Luxor pyramid, Las Vegas
The Luxor Hotel complex in Las Vegas is ancient Egypt with a liquor license and stake money.
The Great Pyramid of Giza had a smooth limestone surface that would have dazzled in the African sun as a brilliant white. It is also missing its golden capstone.
The dark pyramid of Las Vegas has a black surface and an illuminated capstone that sometimes shoots an artificial beam of light into the sky at night-time.
Somewhere in his voluminous work, Manly P Hall observed that all the great structural achievements of antiquity were either left unfinished or deliberately scarred so as to remind the builders that the Great Work of the Ages was a work in progress and like mankind’s spiritual advancement was not yet completed
The builders of The Luxor Hotel thought they wouldn’t muck around. The pyramid took just a few years to erect and when it was complete its capstone was also added. Rather than precision align the pyramid to the stars and harness stellar energy flows, a spotlight does the job just as well albeit it’s just an illusion.
A huge advert for Absolut vodka can be seen draped over it in the photo below.
Inside the pyramid can be found a fake city that contains a casino. Casinos are essentially pseudo-random number generators with enough checks to ensure the house always wins. They harvest negative energy, both emotional and monetary and turn it into food. They continually instill a sense of luck and guesswork and a ‘get rich quick’ mindset as opposed to assured reasoning and hard work.
To our way of thinking, the appearance of the Luxor complex in the barren desert of Las Vegas isn’t so much a manifestation of the ancient Egyptian mystery schools in America but more an in your face and obvious parody on how far man has fallen since then.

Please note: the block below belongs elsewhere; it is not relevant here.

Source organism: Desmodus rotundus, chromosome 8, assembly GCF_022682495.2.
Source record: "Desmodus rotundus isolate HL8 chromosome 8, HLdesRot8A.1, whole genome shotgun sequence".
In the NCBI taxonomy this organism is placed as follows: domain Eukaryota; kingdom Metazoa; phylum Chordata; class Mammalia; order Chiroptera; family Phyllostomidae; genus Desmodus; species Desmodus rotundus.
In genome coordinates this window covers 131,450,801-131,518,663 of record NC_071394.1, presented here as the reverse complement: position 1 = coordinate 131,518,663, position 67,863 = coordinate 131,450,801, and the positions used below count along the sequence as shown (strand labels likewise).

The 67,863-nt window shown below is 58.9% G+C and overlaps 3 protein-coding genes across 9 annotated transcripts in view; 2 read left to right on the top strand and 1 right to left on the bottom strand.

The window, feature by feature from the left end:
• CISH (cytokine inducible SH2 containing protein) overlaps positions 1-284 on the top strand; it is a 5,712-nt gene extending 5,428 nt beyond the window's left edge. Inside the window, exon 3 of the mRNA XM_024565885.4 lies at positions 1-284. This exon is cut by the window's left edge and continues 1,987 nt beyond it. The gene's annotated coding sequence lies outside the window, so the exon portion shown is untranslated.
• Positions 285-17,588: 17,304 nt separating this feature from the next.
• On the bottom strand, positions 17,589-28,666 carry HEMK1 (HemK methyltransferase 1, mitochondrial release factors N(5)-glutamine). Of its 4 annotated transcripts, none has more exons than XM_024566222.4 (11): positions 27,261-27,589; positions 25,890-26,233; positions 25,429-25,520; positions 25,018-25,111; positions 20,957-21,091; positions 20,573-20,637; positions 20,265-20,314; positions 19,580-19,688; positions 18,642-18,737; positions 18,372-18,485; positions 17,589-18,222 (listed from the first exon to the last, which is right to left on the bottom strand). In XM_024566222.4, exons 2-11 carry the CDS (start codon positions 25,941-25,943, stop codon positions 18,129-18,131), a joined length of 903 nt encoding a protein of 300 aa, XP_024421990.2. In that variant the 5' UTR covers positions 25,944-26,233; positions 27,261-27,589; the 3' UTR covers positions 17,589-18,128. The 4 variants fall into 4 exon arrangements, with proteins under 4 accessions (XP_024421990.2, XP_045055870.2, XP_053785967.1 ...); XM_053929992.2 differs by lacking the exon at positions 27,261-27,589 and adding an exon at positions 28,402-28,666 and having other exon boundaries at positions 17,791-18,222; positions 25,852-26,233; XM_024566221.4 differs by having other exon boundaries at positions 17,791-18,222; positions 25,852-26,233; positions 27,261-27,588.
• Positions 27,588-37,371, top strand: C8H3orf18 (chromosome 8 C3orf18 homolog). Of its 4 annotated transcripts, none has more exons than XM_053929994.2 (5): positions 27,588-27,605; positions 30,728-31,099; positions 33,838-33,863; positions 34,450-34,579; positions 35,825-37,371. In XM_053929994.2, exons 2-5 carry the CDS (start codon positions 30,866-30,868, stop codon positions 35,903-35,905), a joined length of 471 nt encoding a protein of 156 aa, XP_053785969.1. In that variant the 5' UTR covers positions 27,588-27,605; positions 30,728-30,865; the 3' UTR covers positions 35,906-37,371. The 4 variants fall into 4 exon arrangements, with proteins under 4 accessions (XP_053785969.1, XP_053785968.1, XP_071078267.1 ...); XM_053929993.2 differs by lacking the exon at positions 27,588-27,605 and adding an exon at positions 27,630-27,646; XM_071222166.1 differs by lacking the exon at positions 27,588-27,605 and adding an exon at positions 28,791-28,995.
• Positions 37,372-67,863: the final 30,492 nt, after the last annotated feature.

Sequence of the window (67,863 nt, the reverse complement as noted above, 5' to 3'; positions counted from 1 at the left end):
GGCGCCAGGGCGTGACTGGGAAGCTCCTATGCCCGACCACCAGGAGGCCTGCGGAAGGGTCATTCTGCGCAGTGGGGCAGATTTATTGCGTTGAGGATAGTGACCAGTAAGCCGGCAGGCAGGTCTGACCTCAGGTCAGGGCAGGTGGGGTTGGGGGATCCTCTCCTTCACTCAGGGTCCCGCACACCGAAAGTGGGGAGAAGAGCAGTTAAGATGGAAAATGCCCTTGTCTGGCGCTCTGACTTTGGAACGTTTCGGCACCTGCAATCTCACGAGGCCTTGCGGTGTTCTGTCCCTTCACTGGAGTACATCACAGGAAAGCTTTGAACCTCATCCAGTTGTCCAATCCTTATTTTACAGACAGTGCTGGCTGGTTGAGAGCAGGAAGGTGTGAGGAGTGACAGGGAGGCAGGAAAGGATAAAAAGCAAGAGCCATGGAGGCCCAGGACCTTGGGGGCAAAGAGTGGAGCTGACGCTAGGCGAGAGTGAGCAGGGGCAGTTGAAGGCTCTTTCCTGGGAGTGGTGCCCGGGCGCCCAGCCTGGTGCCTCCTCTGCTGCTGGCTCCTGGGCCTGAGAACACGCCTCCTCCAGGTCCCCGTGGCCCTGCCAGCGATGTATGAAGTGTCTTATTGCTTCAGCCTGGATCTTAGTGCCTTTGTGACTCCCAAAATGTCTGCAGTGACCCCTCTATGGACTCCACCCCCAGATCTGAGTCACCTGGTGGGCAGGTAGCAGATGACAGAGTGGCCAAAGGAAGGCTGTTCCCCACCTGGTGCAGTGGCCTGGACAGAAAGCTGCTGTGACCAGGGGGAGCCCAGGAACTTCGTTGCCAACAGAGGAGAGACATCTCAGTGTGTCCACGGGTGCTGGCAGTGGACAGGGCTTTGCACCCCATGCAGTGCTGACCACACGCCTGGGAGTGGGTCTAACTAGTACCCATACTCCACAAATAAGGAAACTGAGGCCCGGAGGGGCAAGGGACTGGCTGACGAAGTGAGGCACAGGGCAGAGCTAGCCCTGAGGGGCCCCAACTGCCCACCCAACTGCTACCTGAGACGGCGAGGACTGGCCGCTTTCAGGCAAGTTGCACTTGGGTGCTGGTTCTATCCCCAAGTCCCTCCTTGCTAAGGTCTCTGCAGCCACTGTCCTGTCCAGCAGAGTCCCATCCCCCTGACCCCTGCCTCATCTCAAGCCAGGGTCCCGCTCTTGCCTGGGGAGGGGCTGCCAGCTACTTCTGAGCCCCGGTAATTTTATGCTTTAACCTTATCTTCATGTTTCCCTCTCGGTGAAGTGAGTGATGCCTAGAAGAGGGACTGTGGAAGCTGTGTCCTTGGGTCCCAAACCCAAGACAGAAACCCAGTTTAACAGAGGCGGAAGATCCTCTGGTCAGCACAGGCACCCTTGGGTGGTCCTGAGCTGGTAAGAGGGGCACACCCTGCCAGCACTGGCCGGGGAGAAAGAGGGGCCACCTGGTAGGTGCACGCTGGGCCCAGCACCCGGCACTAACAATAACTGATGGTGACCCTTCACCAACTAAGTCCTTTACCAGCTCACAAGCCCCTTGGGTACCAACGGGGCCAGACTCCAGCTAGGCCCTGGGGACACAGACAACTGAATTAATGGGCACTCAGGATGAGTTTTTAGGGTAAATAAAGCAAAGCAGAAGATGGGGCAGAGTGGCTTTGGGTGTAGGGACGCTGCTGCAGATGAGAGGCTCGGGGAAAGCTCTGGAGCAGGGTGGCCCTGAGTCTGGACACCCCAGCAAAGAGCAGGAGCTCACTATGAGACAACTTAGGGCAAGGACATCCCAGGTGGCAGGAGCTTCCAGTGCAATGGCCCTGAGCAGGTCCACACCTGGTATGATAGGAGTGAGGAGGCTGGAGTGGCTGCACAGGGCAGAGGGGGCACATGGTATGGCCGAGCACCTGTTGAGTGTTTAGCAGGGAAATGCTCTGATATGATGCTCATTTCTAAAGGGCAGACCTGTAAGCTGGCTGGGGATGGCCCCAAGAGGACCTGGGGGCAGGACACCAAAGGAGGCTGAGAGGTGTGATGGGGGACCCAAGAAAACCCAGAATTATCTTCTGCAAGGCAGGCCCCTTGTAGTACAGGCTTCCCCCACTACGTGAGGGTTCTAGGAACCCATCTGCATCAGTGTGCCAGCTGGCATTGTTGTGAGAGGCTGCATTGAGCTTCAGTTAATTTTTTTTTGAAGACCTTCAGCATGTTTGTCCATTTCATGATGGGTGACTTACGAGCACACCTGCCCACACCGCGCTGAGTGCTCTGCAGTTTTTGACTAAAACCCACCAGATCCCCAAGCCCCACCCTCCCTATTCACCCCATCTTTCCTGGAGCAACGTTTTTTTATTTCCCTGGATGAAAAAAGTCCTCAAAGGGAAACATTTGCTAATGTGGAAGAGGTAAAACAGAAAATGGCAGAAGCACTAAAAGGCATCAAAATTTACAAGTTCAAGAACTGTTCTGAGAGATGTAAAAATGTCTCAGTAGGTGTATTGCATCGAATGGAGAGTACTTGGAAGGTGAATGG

The vodka advert on the outside and casino in the inside is stark testimony.
It says: ‘we’re going to paint our pyramids black, and use them for casinos and saloons and plaster advertising for alcohol all over it. We’re also going to mount a phoney energy portal on the top of it that shoots a spotlight into the air.
None of it is real, it’s all fake, as illusory as a mirage. Casinos thrive on hyper-reality to fool gamblers into thinking the money they are losing isn’t real either, especially if it is transferred for kindergarten currency with big blue and red chips.
Las Vegas means ‘The Meadows’ in Spanish. Vega is also the second brightest star in the northern hemisphere and derives from Arabic (Al Nasr) al Waqi translated variously as “the eagle of the desert” or “the falling vulture.”
All of Las Vegas is hyper-real. The misery for an endless stream of gamblers is that this mirage is only too real.
Ridiculous: Luxor Hotel complex, Las Vegas
Perhaps the appearance of two ‘kaabaesque’ buildings with larger-than-life mannequins adorning their entire height next to the Luxor complex gives an indication as to the ideas behind it?